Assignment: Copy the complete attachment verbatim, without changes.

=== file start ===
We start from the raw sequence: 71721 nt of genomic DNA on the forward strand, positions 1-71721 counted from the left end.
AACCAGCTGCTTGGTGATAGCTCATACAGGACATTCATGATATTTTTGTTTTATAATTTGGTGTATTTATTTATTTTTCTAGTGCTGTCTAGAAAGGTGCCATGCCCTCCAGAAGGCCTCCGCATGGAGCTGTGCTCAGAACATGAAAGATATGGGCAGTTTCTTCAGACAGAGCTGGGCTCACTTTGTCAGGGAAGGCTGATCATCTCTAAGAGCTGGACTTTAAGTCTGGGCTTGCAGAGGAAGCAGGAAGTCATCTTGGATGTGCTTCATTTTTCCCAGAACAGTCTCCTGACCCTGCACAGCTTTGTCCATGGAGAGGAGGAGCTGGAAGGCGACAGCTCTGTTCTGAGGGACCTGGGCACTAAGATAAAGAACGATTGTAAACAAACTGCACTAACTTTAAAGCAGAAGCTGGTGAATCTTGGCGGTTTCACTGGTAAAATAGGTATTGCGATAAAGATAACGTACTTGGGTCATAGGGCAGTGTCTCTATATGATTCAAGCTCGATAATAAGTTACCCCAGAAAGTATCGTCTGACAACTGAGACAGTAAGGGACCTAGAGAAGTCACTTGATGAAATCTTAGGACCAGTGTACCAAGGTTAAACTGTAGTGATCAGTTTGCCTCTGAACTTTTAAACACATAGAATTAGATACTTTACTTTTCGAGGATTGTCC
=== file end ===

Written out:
We start from the raw sequence: 71721 nt of genomic DNA on the forward strand, positions 1-71721 counted from the left end.
AACCAGCTGCTTGGTGATAGCTCATACAGGACATTCATGATATTTTTGTTTTATAATTTGGTGTATTTATTTATTTTTCTAGTGCTGTCTAGAAAGGTGCCATGCCCTCCAGAAGGCCTCCGCATGGAGCTGTGCTCAGAACATGAAAGATATGGGCAGTTTCTTCAGACAGAGCTGGGCTCACTTTGTCAGGGAAGGCTGATCATCTCTAAGAGCTGGACTTTAAGTCTGGGCTTGCAGAGGAAGCAGGAAGTCATCTTGGATGTGCTTCATTTTTCCCAGAACAGTCTCCTGACCCTGCACAGCTTTGTCCATGGAGAGGAGGAGCTGGAAGGCGACAGCTCTGTTCTGAGGGACCTGGGCACTAAGATAAAGAACGATTGTAAACAAACTGCACTAACTTTAAAGCAGAAGCTGGTGAATCTTGGCGGTTTCACTGGTAAAATAGGTATTGCGATAAAGATAACGTACTTGGGTCATAGGGCAGTGTCTCTATATGATTCAAGCTCGATAATAAGTTACCCCAGAAAGTATCGTCTGACAACTGAGACAGTAAGGGACCTAGAGAAGTCACTTGATGAAATCTTAGGACCAGTGTACCAAGGTTAAACTGTAGTGATCAGTTTGCCTCTGAACTTTTAAACACATAGAATTAGATACTTTACTTTTCGAGGATTGTCC